Sound check at Puran Quila, Delhi for the South Asian Bands Festival
Sound check at Puran Quila, Delhi for the South Asian Bands FestivalFacebook/ Chirkutt Band

Delhi is all set to gyrate to the tunes of the musical instruments strung, banged and blown by the various artists from across the subcontinent throughout the weekend. 

Marking the 8th edition of the South Asian Bands Festival, 14 rock bands from nine SAARC countries, Afghanistan, Bangladesh, Bhutan, Maldives, Nepal, Pakistan, Sri Lanka, India and the observer country, France, will entertain music lovers at Purana Quila from Friday.

The impressive line-up for this year's South Asian Bands Festival was announced a few days back, and it includes Kabul and Rock Veda from India, Chirkutt from Bangladesh and Mrigya from India, all of whom will perform on 7 November.

Kabul and Rock Veda, the progressive fusion band whose music is influenced by ancient Sufi poetry and classical bandish compositions blended with old thumris, will kick off the festival.

The finishing act of Friday, Zebunissa Bangash from Pakistan, is best known for her recent stint with Coke Studio and for lending voice in Bollywood films like "Madras Café" and "Highway".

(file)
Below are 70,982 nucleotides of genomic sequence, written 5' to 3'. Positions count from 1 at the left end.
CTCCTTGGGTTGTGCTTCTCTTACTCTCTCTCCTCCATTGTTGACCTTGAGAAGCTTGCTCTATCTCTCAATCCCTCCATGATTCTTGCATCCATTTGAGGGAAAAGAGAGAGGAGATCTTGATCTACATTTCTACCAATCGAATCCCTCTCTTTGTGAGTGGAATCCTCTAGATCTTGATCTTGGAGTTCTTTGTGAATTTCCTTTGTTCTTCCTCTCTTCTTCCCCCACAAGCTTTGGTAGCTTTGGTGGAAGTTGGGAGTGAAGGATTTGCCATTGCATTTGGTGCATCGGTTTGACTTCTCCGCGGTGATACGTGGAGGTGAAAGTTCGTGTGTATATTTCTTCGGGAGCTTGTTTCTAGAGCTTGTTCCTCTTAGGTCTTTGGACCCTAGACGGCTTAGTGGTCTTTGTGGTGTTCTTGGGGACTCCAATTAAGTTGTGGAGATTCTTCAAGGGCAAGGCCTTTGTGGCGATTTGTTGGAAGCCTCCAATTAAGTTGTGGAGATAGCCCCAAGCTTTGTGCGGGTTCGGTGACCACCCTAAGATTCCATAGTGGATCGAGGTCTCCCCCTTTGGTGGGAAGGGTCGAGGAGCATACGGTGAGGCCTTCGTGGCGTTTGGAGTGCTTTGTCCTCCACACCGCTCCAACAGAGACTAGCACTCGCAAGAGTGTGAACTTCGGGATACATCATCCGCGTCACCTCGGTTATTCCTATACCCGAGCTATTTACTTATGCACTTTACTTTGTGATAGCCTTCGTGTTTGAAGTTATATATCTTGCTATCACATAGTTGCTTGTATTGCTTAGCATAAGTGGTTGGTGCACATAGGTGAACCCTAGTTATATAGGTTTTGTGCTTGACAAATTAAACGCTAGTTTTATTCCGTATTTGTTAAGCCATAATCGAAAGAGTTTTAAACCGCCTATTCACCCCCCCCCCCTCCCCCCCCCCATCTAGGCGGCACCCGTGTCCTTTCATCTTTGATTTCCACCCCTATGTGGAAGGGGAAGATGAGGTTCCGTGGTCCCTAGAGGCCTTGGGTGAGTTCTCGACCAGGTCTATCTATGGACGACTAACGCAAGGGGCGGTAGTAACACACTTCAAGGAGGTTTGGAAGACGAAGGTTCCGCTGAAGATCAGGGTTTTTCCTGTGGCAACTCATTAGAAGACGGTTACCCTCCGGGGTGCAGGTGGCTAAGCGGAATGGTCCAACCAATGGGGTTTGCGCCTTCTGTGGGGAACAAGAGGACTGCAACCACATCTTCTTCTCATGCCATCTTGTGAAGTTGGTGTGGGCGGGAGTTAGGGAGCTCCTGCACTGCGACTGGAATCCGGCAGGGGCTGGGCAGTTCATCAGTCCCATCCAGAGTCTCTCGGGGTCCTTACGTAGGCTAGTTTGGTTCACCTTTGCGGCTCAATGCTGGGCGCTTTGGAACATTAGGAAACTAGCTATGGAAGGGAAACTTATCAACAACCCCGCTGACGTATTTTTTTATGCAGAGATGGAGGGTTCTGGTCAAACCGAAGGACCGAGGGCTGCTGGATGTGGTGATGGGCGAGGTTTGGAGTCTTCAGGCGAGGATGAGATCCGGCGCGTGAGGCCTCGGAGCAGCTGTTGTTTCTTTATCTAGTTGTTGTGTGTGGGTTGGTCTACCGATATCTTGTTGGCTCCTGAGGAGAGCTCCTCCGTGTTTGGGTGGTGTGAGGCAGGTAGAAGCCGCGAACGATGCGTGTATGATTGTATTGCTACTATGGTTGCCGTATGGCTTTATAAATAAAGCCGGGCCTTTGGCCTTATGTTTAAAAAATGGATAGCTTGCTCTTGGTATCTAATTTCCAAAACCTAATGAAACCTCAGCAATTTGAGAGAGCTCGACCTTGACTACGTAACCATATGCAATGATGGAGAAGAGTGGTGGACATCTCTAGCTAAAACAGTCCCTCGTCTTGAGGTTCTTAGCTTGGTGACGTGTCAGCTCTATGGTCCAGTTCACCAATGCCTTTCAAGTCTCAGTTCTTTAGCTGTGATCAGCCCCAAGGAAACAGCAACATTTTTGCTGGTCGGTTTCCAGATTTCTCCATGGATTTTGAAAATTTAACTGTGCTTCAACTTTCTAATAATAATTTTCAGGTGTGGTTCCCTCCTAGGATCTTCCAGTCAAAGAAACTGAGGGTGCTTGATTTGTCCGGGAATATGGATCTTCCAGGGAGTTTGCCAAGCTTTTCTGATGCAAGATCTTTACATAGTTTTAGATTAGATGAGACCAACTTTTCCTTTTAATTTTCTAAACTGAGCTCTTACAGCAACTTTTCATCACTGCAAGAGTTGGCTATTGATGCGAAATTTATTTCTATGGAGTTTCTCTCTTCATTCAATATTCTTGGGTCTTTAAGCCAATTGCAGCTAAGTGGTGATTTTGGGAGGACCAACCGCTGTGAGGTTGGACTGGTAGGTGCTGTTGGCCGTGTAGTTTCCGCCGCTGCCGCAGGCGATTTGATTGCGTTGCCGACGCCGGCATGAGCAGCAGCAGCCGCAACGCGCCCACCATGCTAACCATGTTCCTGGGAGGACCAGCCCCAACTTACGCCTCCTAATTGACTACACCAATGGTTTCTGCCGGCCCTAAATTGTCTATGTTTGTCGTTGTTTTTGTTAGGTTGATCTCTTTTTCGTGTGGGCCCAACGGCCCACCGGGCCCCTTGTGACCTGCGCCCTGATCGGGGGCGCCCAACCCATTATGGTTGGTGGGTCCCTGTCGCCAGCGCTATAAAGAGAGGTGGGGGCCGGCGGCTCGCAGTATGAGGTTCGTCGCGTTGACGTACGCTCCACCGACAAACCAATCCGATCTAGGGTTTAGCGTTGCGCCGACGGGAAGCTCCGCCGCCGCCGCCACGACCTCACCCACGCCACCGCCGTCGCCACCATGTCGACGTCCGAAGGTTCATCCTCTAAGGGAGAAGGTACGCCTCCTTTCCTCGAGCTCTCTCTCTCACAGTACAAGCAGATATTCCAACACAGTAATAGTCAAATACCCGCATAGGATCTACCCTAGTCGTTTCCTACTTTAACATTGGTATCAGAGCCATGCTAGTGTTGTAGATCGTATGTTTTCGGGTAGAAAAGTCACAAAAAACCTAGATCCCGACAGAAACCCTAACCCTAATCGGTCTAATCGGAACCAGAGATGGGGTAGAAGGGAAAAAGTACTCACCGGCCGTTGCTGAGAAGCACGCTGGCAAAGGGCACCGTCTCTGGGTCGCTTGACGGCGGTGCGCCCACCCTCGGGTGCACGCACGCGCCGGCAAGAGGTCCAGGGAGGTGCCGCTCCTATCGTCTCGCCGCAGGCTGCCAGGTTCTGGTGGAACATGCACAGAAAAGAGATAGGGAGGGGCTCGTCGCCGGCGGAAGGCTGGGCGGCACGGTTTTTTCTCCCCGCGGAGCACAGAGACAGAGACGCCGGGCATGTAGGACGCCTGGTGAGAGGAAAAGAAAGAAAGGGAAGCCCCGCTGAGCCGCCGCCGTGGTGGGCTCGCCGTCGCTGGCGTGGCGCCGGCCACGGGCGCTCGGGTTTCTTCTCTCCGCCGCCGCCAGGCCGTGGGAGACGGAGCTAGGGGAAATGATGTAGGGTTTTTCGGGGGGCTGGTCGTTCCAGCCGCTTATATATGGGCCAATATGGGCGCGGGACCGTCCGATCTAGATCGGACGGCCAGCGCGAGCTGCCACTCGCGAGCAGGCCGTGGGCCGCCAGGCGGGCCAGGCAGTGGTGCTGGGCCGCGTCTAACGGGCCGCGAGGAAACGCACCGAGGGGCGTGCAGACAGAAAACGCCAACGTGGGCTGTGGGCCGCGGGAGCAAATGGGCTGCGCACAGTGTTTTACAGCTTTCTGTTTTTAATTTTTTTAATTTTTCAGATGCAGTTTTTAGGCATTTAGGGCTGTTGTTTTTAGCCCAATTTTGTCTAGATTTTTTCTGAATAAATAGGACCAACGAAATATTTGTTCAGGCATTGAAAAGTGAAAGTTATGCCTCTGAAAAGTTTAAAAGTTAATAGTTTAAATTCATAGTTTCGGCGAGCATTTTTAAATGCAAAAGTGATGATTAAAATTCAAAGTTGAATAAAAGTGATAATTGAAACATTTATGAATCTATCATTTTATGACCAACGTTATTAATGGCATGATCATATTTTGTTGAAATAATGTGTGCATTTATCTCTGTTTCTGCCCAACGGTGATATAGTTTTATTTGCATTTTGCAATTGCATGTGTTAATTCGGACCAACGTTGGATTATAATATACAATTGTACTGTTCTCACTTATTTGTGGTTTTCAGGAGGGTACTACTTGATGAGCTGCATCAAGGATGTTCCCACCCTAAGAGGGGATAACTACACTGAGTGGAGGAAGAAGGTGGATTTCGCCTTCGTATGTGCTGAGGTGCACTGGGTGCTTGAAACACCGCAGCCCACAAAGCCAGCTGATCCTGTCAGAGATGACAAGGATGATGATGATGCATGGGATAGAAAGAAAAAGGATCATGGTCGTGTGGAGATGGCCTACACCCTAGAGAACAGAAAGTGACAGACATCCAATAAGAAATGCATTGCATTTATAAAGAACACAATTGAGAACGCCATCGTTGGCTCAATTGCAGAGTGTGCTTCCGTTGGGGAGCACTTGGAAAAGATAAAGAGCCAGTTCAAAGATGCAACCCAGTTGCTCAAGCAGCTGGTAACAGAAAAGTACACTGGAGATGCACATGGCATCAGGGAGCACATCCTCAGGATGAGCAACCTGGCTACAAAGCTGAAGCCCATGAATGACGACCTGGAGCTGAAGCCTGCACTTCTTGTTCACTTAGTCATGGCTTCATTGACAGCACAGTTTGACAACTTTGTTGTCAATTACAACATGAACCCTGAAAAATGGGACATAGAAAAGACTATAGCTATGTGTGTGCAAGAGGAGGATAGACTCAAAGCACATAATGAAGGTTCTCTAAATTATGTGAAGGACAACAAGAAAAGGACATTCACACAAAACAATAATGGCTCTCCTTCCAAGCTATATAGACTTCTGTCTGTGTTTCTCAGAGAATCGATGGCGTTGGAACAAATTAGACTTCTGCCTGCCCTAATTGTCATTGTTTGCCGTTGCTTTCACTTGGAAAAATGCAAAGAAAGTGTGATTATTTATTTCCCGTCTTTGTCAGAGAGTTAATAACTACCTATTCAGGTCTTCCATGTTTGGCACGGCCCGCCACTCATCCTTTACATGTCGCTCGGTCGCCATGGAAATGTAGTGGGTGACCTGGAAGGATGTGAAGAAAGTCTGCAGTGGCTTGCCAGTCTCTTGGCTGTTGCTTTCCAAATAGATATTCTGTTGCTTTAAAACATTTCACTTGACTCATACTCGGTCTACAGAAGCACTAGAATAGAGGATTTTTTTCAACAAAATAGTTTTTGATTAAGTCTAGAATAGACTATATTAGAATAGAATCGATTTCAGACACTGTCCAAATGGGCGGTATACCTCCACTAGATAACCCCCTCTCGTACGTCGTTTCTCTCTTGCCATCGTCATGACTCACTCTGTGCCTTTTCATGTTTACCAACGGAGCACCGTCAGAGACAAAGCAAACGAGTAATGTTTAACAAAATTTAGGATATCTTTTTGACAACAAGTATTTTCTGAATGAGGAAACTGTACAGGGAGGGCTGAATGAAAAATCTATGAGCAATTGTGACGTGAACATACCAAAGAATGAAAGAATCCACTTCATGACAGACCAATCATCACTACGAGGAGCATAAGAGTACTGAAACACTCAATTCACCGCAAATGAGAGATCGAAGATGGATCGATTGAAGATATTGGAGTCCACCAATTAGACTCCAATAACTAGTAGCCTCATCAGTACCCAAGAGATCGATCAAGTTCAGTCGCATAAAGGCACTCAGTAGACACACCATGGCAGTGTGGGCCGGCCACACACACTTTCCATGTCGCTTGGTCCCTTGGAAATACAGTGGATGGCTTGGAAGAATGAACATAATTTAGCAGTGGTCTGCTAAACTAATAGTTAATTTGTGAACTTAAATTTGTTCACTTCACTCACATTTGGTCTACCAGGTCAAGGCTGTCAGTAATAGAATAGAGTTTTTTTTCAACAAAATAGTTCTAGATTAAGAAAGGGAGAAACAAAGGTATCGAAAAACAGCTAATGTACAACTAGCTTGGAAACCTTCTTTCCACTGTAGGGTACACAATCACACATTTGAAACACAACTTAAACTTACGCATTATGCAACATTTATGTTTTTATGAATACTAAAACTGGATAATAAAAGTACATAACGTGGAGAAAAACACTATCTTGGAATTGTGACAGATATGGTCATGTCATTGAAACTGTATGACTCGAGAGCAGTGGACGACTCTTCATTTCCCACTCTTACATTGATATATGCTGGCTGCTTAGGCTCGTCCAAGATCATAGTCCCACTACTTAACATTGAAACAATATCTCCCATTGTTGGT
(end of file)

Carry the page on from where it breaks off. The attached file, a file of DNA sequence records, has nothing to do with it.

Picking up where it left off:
With the idea that music has no boundaries as a driving force, the organisers have been managing to bring bands from various countries to Delhi and improving regional cooperation as a result.

"We can't replicate talks that are conducted at the diplomatic level between countries, but what we can attempt to do is supplement the work done by the corridors of power by getting the public to have a better understanding of the region," says festival director Sanjeev Bhargava to The Hindu.

Saturday, 8 November, will see performances by The Forsaken from Bhutan, The Herb and The Remedy from Sri Lanka, Alobo Naga and The Band, the Ska Vengers and Indus Creed from India. On the third and concluding day, The Kinetic Operations, KOPS from Maldives, Donn Bhat + Passenger Revelator from India, Mukti And Revival from Nepal and Success from France are set to perform.

Bharagava says that the bands are chosen from a host of talented entries after much deliberation. "There are some rare bands that have interesting music to offer. While curating the festival we have to keep in mind that it is not just the 17-35 age groups that we are catering to. Last year, there were people wheeling in their grandparents on wheelchairs to enjoy the music and the venue."

The music festival presented by Ministry of External Affairs, Indian Council for Cultural Relations and Seher offers free entry and will begin at 6.00 pm on all three days.

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